However, I could not do that – apparently iOS doesn’t support svgs or gifs out of the box (and I didn’t want to rely on 3rd party libraries to do the job). After googling around for a couple of days (because, you know, you want to be thorough), I tried doing it in a web view, because these animations would work in the browser. However, I wouldn’t have that amount of control over them as I did with the final approach I took – code it in Core Animation as well.

So I have one view class that, depending on the width and height of the bounds of the view either expands horizontally or vertically. That was the easy part.

The hard part was creating all the views in Xcode’s Interface Builder with the proper dimensions and positioning them so they would define the buttons and letters. I’m just glad the Help – view is not animated 😉 :

Help ViewThe Help View – thankfully for me, not animated

Creating ZEN was a very exciting experience and I learned a lot during the process. As I usually work alone, working within a team on this project (even if it’s just two people) was a breath of fresh air and is a lot of fun, bouncing ideas off of each other, inspiring each other – there’s a whole lot of energy there.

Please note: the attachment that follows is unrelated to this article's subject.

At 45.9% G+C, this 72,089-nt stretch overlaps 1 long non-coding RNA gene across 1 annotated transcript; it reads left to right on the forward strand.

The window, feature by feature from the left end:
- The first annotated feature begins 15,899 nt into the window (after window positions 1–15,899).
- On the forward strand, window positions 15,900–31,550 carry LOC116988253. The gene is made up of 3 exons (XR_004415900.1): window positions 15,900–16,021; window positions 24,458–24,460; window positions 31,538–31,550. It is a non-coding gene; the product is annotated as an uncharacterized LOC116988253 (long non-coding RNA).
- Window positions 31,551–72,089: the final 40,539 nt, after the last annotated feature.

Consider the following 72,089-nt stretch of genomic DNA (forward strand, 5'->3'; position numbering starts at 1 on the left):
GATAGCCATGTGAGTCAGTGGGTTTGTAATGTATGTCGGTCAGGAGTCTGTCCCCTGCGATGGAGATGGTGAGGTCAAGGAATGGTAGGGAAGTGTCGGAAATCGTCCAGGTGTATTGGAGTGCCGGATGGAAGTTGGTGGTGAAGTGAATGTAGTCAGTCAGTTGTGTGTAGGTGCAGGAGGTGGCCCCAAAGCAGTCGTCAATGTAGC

While I do have a few dear friends with whom I can exchange ideas over the internet for my own projects, it’s quite different when you’re one on one, face to face.

It’s been  a lot of fun.

—-
My name is Matt, I’m the developer of Eternal Storms Software. If you’d like to comment, you can catch me on twitter here: [twitter-follow screen_name=’eternalstorms’ show_count=’yes’] or by eMail.